Record high °F (°C) 78
(25.6)
84
(28.9)
89
(31.7)
91
(32.8)
96
(35.6)
106
(41.1)
107
(41.7)
106
(41.1)
105
(40.6)
94
(34.4)
85
(29.4)
79
(26.1)
107
(41.7)
Average high °F (°C) 46
(7.8)
52
(11.1)
61
(16.1)
70
(21.1)
77
(25)
85
(29.4)
89
(31.7)
88
(31.1)
82
(27.8)
71
(21.7)
59
(15)
49
(9.4)
69
(20.6)
Average low °F (°C) 28
(-2.2)
31
(-0.6)
39
(3.9)
47
(8.3)
57
(13.9)
65
(18.3)
70
(21.1)
68
(20)
61
(16.1)
49
(9.4)
40
(4.4)
32
(0)
49
(9.4)
Record low °F (°C) −17
(-27.2)
−13
(-25)
2
(-16.7)
23
(-5)
34
(1.1)
42
(5.6)
51
(10.6)
47
(8.3)
36
(2.2)
26
(-3.3)
−1
(-18.3)
−10
(-23.3)
−17
(-27.2)
Precipitation inches (mm) 3.97
(100.8)
3.69
(93.7)
4.87
(123.7)
3.93
(99.8)
5.07
(128.8)
4.08
(103.6)
3.77
(95.8)
3.28
(83.3)
3.59
(91.2)
2.87
(72.9)
4.45
(113)
4.54
(115.3)
48.11
(1,222)
Snowfall inches (cm) 3.90
(9.91)
3.40
(8.64)
1.10
(2.79)
0.10
(0.25)
0
(0)
0
(0)
0
(0)
0
(0)
0
(0)
0
(0)
0.10
(0.25)
0.50
(1.27)
9.10
(23.11)

Demographics

Historical population
Census Pop.
1880 170
1890 215 26.5%
1970 412
1980 26,561 6,346.8%
1990 32,188 21.2%
2000 40,620 26.2%
2010 51,372 26.5%
Est. 2015 56,018 9.0%
Sources:

As of the census of 2000, there were 40,620 people, 15,823 households, and 11,566 families residing in the city. The population density was 1,486.4 people per square mile (573.9/km2). There were 16,507 housing units at an average density of 604.0 per square mile (233.2/km2). The racial makeup of the city was 92.93% White, 4.12% African American, 0.27% Native American, 1.10% Asian, 0.03% Pacific Islander, 0.65% from other races, and 0.90% from two or more races. Hispanic or Latino of any race were 1.71% of the population.

There were 15,823 households out of which 35.7% had children under the age of 18 living with them, 59.3% were married couples living together, 10.7% had a female householder with no husband present, and 26.9% were non-families. 22.3% of all households were made up of individuals and 6.5% had someone living alone who was 65 years of age or older. The average household size was 2.55 and the average family size was 3.00.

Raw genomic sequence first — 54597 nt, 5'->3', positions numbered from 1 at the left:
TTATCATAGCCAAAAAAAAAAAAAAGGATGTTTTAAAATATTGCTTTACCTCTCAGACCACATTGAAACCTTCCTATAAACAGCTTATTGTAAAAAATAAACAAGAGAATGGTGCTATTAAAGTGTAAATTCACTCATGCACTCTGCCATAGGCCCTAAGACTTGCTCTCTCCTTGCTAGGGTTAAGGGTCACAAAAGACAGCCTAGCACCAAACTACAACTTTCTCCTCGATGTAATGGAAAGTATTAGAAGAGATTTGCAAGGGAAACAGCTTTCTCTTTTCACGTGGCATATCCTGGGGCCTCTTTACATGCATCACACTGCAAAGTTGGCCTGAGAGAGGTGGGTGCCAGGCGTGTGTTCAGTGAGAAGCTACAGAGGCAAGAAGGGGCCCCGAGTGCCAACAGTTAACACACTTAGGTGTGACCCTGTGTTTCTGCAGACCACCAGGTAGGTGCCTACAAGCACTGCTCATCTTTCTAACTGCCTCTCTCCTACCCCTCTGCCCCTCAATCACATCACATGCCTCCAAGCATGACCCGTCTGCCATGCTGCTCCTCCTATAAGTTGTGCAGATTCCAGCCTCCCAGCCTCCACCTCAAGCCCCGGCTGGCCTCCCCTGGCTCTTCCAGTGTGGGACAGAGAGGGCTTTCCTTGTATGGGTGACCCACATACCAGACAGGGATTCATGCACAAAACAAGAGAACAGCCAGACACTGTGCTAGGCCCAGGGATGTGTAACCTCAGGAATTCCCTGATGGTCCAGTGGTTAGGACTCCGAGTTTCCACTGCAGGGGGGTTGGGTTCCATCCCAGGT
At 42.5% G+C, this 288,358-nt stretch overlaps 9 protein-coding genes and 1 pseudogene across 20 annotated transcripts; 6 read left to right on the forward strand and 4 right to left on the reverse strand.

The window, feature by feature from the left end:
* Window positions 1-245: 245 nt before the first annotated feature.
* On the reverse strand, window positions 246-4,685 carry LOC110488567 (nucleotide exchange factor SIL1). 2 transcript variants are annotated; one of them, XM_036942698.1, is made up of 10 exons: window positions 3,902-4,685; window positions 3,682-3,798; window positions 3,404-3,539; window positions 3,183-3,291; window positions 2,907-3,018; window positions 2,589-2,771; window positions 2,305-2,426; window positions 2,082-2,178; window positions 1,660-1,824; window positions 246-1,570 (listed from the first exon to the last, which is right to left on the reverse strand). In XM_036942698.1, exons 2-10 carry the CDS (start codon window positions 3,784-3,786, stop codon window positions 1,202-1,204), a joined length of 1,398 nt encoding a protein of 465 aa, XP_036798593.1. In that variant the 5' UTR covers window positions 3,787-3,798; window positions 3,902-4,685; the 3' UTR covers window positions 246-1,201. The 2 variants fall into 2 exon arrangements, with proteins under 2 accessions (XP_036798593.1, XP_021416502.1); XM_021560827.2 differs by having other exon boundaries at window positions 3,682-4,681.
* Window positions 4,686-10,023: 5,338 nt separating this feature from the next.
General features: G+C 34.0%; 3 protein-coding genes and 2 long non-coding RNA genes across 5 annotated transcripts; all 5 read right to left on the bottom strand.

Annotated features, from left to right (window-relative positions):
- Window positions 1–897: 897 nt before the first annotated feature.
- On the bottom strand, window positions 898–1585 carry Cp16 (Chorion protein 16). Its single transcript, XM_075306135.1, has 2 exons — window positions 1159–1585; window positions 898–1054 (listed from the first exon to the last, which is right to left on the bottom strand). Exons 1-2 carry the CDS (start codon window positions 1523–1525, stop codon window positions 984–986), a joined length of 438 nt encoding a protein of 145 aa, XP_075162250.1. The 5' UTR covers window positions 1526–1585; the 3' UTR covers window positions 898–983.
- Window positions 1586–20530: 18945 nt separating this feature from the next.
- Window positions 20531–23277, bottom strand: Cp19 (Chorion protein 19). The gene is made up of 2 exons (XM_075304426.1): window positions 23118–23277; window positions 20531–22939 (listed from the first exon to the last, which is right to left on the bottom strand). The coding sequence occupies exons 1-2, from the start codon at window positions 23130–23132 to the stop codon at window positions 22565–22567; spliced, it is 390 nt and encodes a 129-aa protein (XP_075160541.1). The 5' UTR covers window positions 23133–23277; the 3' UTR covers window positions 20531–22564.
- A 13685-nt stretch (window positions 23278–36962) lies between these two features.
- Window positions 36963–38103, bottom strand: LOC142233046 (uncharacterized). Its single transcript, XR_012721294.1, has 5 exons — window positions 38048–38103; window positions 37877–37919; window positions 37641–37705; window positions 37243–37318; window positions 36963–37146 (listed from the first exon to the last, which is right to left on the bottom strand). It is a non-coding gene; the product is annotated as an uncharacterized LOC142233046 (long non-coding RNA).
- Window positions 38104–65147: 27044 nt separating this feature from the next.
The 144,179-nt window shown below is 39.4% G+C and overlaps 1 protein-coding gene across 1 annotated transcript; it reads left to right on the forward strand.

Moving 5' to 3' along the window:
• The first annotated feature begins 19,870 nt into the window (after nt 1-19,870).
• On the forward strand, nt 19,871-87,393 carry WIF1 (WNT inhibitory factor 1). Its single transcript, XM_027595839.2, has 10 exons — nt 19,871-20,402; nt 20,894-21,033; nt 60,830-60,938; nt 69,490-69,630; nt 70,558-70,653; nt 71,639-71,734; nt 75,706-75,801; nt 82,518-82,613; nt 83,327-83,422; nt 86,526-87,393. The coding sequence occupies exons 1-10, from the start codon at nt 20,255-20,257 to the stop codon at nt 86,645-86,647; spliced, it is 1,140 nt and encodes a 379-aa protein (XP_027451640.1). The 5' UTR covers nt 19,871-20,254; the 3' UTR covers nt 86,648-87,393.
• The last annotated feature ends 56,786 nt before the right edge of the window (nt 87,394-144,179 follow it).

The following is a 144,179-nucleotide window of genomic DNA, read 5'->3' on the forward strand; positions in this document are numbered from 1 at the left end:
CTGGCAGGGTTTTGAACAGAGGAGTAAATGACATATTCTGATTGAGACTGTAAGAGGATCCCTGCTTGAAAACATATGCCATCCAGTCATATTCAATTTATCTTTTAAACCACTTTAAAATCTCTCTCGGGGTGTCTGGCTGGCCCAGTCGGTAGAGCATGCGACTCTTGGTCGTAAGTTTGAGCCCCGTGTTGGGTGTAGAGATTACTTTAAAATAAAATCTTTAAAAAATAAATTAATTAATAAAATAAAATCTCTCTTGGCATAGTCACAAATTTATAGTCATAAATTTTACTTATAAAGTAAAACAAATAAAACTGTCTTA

In the city, the population was spread out with 25.8% under the age of 18, 7.8% from 18 to 24, 31.5% from 25 to 44, 24.8% from 45 to 64, and 10.2% who were 65 years of age or older. The median age was 36 years. For every 100 females there were 94.9 males. For every 100 females age 18 and over, there were 90.3 males.

The median income for a household in the city was $50,108, and the median income for a family was $57,625. Males had a median income of $40,823 versus $27,771 for females. The per capita income for the city was $24,165. About 5.2% of families and 6.2% of the population were below the poverty line, including 8.2% of those under age 18 and 7.7% of those age 65 or over.

Arts

Hendersonville Arts Council, is a non-profit organization and housed in Monthaven Mansion (built before the Civil War and used as a hospital during several battles, where entertaining paranormal activity is now alleged to occur frequently. It is also on the National Register of Historic Places, the Tennessee Civil War Trail and Ring of Fire) and exhibits visual art, music, workshops, wine tastings, crafts, culinary demonstrations, performances, and cultural activities. They produce a long running summer concert series and are open daily for self-guided tours.

Hendersonville Performing Arts Center, is a non-profit theater (formerly known as Steeple Players Theatre). HPAC has presented theater productions since 1996. Since 2003, it has been located in the City Square Shopping Center.